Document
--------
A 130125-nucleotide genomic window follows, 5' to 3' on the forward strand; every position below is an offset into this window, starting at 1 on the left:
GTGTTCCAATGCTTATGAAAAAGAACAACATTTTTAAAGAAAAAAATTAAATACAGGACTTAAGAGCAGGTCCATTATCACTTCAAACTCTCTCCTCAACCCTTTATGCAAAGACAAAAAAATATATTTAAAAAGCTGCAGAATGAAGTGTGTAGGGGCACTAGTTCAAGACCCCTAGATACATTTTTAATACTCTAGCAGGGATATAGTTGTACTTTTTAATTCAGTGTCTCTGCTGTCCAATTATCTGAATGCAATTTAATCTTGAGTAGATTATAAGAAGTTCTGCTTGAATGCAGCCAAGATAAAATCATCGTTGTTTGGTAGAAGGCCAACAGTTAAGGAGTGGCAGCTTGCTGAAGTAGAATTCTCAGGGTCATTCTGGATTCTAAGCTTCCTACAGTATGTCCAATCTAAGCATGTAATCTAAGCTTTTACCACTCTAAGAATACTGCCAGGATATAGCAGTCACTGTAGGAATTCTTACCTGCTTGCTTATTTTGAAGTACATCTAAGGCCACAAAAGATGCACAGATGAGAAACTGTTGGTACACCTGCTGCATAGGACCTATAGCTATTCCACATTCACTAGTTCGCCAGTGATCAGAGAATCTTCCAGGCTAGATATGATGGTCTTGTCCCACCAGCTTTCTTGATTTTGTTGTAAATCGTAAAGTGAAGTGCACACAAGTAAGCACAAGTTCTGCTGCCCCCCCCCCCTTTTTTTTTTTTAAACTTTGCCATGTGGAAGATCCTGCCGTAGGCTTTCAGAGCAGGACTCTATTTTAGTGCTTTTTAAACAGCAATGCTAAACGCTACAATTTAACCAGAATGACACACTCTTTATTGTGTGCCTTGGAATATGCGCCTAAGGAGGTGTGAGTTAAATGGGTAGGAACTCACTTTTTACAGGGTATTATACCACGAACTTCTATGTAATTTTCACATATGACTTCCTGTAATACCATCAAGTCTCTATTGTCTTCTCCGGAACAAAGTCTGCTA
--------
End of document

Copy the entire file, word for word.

A 130125-nucleotide genomic window follows, 5' to 3' on the forward strand; every position below is an offset into this window, starting at 1 on the left:
GTGTTCCAATGCTTATGAAAAAGAACAACATTTTTAAAGAAAAAAATTAAATACAGGACTTAAGAGCAGGTCCATTATCACTTCAAACTCTCTCCTCAACCCTTTATGCAAAGACAAAAAAATATATTTAAAAAGCTGCAGAATGAAGTGTGTAGGGGCACTAGTTCAAGACCCCTAGATACATTTTTAATACTCTAGCAGGGATATAGTTGTACTTTTTAATTCAGTGTCTCTGCTGTCCAATTATCTGAATGCAATTTAATCTTGAGTAGATTATAAGAAGTTCTGCTTGAATGCAGCCAAGATAAAATCATCGTTGTTTGGTAGAAGGCCAACAGTTAAGGAGTGGCAGCTTGCTGAAGTAGAATTCTCAGGGTCATTCTGGATTCTAAGCTTCCTACAGTATGTCCAATCTAAGCATGTAATCTAAGCTTTTACCACTCTAAGAATACTGCCAGGATATAGCAGTCACTGTAGGAATTCTTACCTGCTTGCTTATTTTGAAGTACATCTAAGGCCACAAAAGATGCACAGATGAGAAACTGTTGGTACACCTGCTGCATAGGACCTATAGCTATTCCACATTCACTAGTTCGCCAGTGATCAGAGAATCTTCCAGGCTAGATATGATGGTCTTGTCCCACCAGCTTTCTTGATTTTGTTGTAAATCGTAAAGTGAAGTGCACACAAGTAAGCACAAGTTCTGCTGCCCCCCCCCCCTTTTTTTTTTTTAAACTTTGCCATGTGGAAGATCCTGCCGTAGGCTTTCAGAGCAGGACTCTATTTTAGTGCTTTTTAAACAGCAATGCTAAACGCTACAATTTAACCAGAATGACACACTCTTTATTGTGTGCCTTGGAATATGCGCCTAAGGAGGTGTGAGTTAAATGGGTAGGAACTCACTTTTTACAGGGTATTATACCACGAACTTCTATGTAATTTTCACATATGACTTCCTGTAATACCATCAAGTCTCTATTGTCTTCTCCGGAACAAAGTCTGCTA